Nora’s chef and co-owner Sarin Rojanametin has no formal training (though he cooked at Longrain and The Commoner), the kitchen is laughably basic and there are just 20 seats. But it’s these limitations that make the degustation-only restaurant a fascinating dining experience.
A dish named Too Many Italians and Only One Asian riffs on the location in Carlton, surrounded by Italians. It combines mock pasta (julienned green papaya served warm); pesto made from sator (known in Thailand as “stinky beans”) and fermented garlic. It’s a good example of Rojanametin’s cheeky, instinctual style. So too is Daft Punk is Playing in My Mouth – blue mackerel served under a small hill of spicy green-chilli granita, a slice of compressed watermelon and a black-sesame reduction.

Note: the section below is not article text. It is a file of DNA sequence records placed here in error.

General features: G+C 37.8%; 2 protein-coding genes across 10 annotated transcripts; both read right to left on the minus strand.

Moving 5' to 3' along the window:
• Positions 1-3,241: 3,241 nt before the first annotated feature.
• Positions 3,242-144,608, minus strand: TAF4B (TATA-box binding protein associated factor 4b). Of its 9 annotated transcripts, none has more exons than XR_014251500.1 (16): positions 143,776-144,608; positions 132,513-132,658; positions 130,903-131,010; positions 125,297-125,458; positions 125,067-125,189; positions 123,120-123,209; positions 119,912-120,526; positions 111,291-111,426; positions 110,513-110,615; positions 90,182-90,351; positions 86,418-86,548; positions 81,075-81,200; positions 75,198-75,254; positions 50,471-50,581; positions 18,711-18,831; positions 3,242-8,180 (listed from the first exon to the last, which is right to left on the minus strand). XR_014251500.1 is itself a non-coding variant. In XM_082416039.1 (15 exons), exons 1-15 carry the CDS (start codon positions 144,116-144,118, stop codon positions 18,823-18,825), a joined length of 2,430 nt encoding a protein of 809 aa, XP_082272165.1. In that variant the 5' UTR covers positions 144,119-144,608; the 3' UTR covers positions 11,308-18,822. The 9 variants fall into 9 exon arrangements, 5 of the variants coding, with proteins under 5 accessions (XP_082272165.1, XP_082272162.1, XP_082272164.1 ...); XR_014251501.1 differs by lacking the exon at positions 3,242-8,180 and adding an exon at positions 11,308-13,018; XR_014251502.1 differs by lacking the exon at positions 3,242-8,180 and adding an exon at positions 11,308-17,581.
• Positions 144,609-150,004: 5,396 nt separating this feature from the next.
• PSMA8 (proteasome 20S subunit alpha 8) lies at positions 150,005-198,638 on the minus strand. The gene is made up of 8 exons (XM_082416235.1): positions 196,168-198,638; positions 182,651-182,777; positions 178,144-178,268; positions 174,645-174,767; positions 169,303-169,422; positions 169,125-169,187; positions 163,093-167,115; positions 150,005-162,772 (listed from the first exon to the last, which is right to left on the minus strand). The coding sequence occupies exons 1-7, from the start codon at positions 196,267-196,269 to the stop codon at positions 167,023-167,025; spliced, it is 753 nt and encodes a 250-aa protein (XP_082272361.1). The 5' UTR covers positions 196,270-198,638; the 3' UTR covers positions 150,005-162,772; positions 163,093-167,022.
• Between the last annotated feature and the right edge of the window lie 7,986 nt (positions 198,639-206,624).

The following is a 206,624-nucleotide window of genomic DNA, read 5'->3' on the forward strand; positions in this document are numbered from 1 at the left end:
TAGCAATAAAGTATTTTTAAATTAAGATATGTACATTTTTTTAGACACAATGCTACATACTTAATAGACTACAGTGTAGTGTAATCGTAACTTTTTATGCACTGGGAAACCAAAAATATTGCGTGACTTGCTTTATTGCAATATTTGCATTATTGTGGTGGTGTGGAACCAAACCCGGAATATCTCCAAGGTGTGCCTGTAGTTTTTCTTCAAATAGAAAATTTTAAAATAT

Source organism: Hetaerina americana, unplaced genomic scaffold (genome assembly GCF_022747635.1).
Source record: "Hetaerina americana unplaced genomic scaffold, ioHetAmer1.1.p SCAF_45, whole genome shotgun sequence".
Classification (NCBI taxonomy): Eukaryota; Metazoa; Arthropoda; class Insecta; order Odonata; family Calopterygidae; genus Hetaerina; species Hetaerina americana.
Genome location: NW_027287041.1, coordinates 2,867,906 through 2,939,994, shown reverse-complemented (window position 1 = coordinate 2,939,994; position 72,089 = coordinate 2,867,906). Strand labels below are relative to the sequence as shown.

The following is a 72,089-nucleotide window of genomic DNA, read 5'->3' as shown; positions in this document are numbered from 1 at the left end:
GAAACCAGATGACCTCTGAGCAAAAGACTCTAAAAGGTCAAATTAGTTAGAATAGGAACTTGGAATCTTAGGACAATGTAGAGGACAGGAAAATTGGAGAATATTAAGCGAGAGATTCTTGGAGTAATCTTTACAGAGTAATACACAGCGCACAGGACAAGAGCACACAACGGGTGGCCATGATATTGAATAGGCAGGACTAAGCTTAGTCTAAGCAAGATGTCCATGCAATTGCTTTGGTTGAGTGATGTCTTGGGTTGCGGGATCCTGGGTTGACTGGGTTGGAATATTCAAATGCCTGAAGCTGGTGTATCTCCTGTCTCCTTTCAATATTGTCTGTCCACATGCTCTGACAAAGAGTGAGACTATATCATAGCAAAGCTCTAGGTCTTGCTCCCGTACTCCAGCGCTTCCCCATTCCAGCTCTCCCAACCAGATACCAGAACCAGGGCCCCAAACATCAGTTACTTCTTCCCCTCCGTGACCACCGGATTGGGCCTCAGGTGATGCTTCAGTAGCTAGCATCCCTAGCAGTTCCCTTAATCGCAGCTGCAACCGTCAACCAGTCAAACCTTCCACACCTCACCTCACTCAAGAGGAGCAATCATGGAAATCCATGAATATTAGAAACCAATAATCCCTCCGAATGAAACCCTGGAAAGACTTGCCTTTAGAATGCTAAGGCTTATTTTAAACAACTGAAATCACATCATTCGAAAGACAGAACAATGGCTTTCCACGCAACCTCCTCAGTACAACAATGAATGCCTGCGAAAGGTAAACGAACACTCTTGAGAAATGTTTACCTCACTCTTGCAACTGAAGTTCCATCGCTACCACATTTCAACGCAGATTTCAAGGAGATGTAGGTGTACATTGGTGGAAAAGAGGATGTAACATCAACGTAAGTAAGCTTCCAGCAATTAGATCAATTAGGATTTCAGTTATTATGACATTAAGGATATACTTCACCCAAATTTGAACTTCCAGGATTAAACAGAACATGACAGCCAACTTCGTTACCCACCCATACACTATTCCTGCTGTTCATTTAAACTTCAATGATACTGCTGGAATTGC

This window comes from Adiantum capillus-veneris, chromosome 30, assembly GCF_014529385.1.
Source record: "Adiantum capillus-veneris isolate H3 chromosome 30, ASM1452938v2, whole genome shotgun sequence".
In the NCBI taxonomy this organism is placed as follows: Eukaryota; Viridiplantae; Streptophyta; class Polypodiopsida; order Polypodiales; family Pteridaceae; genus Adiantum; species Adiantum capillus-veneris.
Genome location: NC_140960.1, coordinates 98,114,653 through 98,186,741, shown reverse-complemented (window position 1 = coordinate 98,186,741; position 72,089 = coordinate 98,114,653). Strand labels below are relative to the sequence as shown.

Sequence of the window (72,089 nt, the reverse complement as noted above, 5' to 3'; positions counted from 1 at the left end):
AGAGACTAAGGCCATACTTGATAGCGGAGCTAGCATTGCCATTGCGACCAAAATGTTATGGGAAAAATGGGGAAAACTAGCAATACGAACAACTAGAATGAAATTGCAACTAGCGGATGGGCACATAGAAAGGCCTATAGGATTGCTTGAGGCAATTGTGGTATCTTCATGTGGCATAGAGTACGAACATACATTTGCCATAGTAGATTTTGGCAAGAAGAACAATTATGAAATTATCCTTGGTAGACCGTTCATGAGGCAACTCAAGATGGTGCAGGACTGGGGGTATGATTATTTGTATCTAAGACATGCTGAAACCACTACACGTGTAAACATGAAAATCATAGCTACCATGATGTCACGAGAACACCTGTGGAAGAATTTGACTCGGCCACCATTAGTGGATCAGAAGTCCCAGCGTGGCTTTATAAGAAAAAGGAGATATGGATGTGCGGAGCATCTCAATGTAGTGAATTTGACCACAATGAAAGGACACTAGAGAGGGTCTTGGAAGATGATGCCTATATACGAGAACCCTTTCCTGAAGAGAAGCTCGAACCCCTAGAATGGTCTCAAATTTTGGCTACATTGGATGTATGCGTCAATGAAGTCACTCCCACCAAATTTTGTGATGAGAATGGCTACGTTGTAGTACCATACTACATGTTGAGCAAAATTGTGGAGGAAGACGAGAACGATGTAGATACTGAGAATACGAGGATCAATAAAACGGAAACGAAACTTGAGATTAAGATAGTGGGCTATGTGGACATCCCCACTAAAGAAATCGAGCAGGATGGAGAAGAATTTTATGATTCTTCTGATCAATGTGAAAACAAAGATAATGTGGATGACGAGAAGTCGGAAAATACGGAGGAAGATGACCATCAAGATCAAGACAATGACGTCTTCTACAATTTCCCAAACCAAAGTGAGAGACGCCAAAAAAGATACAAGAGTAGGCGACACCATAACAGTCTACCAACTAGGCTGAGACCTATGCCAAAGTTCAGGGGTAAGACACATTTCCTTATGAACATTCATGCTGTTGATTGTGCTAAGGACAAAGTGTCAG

Such creations are challenging, even at dinner. It’s not so surprising that Nora didn’t work when it first opened as a cafe in 2014. A lot of people couldn’t handle the concept: Thai-flavoured breakfasts prepared using Nouvelle Cuisine techniques and a New Nordic approach to produce and presentation. The traditional egg breakfast came sous-vide. Liver, fungus, tongue, roe, pork jowl and fermented shrimp all featured heavily.
Rather than close, Rojanametin and his partner Jean Thamthanakorn installed some wine fridges and started opening later. Even at dinner, these flavours and the degustation-only format aren’t for everyone, but you can’t call it commonplace or boring.
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